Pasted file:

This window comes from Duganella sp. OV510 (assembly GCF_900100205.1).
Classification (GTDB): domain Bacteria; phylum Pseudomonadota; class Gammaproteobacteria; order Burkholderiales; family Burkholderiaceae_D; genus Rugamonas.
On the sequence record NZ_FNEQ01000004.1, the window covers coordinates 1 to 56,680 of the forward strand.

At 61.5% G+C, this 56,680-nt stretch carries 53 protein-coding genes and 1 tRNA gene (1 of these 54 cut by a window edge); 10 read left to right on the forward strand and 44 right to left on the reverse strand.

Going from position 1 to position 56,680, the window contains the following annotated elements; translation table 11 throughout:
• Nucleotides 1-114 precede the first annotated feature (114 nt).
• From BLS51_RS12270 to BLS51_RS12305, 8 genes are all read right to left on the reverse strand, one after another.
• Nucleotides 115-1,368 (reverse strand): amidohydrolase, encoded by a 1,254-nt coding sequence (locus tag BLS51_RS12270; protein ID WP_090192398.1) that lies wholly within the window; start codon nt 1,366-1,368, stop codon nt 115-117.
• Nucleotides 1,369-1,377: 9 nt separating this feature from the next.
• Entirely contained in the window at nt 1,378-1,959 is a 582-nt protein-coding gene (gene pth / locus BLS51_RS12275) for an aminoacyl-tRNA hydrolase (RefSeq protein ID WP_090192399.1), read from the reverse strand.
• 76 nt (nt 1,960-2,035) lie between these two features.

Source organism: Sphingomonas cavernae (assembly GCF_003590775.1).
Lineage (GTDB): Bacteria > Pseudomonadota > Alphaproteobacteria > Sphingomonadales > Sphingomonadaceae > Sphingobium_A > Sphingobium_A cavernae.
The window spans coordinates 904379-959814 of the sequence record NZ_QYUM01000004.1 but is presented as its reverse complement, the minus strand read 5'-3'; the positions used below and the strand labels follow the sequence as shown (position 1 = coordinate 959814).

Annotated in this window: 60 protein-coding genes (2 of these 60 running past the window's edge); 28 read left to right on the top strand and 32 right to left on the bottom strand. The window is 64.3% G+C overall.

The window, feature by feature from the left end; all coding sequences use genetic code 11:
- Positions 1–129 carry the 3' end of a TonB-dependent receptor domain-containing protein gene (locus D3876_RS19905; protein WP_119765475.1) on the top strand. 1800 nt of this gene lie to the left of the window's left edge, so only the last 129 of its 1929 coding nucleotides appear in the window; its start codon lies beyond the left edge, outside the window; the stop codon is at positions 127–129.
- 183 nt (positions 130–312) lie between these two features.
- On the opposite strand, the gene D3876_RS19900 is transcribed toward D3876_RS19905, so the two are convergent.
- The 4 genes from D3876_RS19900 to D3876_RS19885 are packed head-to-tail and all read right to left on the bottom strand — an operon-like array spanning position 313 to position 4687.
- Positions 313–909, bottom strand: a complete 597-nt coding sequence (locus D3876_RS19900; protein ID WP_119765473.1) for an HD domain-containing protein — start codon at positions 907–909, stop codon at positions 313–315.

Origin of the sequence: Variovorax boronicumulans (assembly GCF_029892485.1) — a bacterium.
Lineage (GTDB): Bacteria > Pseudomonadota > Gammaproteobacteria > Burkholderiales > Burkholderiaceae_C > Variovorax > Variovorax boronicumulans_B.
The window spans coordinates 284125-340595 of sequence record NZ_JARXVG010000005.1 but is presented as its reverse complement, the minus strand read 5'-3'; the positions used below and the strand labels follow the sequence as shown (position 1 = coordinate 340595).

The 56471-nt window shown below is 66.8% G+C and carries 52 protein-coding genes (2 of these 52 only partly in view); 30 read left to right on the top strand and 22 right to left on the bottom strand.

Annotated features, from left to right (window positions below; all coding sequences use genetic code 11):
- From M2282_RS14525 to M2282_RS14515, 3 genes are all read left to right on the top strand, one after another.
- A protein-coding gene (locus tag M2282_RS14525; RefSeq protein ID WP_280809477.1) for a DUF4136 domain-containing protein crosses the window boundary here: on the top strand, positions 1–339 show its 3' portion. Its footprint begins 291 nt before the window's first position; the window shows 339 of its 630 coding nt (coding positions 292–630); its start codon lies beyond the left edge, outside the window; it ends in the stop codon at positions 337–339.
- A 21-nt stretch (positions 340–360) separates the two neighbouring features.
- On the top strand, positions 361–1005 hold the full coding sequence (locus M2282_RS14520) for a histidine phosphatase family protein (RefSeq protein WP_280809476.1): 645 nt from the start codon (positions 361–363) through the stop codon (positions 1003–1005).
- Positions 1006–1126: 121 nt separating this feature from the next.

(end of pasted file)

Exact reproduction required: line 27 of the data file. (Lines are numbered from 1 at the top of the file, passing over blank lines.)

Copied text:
- From M2282_RS14525 to M2282_RS14515, 3 genes are all read left to right on the top strand, one after another.